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25 March 2022 Predicting spatial and seasonal patterns of wildlife–vehicle collisions in high-risk areas
Hanh K. D. Nguyen, Matthew W. Fielding, Jessie C. Buettel, Barry W. Brook
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Context. Vehicle collisions with wildlife can injure or kill animals, threaten human safety, and threaten the viability of rare species. This has led to a focus in road-ecology research on identifying the key predictors of ‘road-kill’ risk, with the goal of guiding management to mitigate its impact. However, because of the complex and context-dependent nature of the causes of risk exposure, modelling road-kill data in ways that yield consistent recommendations has proven challenging.

Aim. Here we used a multi-model machine-learning approach to identify the spatio-temporal predictors, such as traffic volume, road shape, surrounding vegetation and distance to human settlements, associated with road-kill risk.

Methods. We collected data on the location, identity and wildlife body size of each road mortality across four seasons along eight roads in southern Tasmania, a ‘road-kill hotspot’ of management concern. We focused on three large-bodied and frequently affected crepuscular Australian marsupial herbivore species, the rufous-bellied pademelon (Thylogale billardierii), Bennett’s wallaby (Macropus rufogriseus) and the bare-nosed wombat (Vombatus ursinus). We fit the point-location data using ‘lasso-regularisation’ of a logistic generalised linear model (LL-GLM) and out-of-bag optimisation of a decision-tree-based ‘random forests’ (RF) algorithm for optimised predictions.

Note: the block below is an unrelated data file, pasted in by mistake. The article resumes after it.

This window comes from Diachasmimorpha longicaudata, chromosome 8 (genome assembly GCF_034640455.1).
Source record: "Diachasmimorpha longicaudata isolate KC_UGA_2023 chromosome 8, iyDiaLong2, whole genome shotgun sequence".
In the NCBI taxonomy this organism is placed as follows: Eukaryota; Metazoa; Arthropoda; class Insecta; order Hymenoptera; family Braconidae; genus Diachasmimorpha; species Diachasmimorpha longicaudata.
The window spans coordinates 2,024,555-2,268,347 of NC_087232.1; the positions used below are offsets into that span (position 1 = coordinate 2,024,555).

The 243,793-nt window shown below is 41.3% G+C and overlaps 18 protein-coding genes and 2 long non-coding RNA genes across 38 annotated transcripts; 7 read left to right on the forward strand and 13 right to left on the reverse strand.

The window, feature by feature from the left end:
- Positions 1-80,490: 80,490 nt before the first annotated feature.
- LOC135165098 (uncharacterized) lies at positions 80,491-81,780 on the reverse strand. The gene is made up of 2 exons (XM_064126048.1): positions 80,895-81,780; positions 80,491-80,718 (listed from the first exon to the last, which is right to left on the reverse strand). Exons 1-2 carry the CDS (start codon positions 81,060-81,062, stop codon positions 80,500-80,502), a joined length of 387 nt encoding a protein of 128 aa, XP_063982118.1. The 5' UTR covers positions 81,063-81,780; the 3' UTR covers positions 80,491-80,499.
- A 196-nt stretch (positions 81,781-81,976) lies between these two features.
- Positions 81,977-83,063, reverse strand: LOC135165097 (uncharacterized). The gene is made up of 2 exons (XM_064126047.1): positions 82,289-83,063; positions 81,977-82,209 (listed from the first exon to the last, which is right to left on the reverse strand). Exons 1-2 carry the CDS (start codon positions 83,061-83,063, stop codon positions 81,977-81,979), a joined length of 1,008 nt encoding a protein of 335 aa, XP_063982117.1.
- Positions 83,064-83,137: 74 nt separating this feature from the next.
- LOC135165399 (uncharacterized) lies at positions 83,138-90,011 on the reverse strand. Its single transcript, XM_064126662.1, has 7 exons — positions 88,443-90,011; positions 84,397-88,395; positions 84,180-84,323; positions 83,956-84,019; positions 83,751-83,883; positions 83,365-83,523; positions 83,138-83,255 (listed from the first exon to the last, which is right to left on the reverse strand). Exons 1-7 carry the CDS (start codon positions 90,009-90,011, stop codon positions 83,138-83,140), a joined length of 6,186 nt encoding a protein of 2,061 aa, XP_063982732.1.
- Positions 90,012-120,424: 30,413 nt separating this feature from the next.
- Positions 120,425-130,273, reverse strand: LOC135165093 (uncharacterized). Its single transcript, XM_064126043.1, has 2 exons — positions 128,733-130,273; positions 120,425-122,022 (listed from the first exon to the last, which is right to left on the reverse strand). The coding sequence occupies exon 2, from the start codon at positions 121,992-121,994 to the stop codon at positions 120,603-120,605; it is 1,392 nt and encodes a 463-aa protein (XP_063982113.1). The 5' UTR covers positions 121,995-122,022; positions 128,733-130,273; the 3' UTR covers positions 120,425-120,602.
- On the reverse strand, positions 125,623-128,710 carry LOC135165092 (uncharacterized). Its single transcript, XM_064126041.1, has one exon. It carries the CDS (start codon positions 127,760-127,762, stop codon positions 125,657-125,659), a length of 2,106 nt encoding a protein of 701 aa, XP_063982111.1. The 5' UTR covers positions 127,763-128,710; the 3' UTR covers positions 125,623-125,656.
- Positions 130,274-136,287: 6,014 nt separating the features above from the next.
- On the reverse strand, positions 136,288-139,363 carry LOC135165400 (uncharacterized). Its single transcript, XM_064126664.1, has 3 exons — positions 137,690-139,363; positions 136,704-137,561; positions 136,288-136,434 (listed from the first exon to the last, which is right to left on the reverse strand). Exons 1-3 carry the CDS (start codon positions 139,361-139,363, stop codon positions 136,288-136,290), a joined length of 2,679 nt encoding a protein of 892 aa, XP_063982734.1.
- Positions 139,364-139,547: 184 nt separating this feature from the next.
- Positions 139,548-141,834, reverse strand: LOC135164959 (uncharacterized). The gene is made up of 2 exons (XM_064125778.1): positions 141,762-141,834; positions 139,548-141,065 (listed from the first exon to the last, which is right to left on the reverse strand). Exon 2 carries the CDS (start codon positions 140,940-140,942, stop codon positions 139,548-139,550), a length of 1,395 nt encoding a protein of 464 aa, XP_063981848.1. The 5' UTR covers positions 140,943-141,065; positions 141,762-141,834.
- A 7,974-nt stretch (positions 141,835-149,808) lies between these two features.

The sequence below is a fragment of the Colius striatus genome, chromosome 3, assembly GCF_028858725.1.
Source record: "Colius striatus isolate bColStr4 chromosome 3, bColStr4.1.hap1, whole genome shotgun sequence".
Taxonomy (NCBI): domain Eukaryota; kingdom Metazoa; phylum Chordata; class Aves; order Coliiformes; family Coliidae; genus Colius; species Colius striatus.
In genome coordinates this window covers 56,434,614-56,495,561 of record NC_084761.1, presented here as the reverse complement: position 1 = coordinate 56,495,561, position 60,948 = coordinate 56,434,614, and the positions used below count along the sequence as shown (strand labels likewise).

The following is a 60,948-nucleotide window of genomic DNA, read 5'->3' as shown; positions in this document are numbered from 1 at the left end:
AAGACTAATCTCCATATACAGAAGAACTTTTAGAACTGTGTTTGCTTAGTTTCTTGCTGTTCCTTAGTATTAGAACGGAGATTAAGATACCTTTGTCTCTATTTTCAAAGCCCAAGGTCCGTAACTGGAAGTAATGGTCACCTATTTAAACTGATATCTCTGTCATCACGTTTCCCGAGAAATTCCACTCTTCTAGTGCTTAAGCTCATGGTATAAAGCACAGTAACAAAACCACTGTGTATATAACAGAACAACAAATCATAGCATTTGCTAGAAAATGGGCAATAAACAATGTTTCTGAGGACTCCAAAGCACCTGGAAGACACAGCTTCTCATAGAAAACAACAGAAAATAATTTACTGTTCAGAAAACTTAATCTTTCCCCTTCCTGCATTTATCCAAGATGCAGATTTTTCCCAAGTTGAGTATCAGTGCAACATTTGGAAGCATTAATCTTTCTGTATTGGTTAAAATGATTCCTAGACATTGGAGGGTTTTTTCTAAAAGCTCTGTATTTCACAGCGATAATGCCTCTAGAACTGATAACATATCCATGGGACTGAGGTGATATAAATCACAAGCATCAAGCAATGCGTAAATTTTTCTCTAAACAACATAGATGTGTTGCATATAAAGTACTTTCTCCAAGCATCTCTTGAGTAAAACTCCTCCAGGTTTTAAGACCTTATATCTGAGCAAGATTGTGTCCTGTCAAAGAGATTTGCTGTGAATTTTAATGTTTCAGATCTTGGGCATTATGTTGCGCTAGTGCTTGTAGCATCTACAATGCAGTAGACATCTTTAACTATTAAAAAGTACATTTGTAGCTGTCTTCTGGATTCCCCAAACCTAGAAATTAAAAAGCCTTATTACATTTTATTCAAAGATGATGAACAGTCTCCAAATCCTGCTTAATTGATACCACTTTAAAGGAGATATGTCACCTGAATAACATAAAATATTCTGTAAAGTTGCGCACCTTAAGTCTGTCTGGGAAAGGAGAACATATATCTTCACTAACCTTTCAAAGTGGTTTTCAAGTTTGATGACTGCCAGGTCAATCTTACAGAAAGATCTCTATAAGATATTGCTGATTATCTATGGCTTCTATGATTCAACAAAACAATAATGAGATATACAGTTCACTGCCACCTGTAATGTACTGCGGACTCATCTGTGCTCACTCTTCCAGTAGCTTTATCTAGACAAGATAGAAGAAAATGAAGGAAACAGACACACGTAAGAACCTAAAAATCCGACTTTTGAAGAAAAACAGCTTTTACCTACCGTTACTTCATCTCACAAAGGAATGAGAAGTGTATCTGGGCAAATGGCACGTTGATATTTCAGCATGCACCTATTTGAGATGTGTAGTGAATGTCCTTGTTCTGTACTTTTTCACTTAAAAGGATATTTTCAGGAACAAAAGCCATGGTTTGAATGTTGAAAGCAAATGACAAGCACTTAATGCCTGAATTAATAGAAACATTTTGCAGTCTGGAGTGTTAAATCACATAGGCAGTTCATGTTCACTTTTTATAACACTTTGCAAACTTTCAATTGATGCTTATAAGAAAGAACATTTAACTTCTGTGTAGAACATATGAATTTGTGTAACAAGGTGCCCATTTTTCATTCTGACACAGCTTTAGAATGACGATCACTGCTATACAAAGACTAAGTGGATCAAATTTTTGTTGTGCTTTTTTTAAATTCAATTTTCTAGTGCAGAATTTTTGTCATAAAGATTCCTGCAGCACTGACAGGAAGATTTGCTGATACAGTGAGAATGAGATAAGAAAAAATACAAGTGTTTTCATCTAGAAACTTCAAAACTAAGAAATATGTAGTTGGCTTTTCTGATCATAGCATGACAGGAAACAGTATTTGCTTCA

Results. The RF model, with high-level feature interactions, yielded superior out-of-sample prediction results to the linear additive model, with a RF classification accuracy of 84.8% for the 871 road-kill observations and a true skill statistic of 0.708, compared with 61.2% and 0.205 for the LL-GLM. The lasso rejected road visibility and human density, ranking roadside vegetation type and presence of barrier fencing as the most influential predictors of road-kill locality.

Conclusions. Forested areas with no roadside barrier fence along curved sections of road posed the highest risk to animals. Seasonally, the frequency of wildlife–vehicle collisions increased notably for females during oestrus, when they were more dispersive and so had a higher encounter rate with roads.

Implications. These findings illustrate the value of using a combination of attributive and predictive modelling using machine learning to rank and interpret a complexity of possible predictors of road-kill risk, as well as offering a guide to practical management interventions that can mitigate road-related hazards.

© 2022 The Author(s) (or their employer(s)). Published by CSIRO Publishing.
Hanh K. D. Nguyen, Matthew W. Fielding, Jessie C. Buettel, and Barry W. Brook "Predicting spatial and seasonal patterns of wildlife–vehicle collisions in high-risk areas," Wildlife Research 49(5), 428-437, (25 March 2022).
Received: 18 January 2021; Accepted: 28 October 2021; Published: 25 March 2022
collision risk
habitat features
lasso regression
Predictive modelling
Random forest
road-kill trends
seasonal influence
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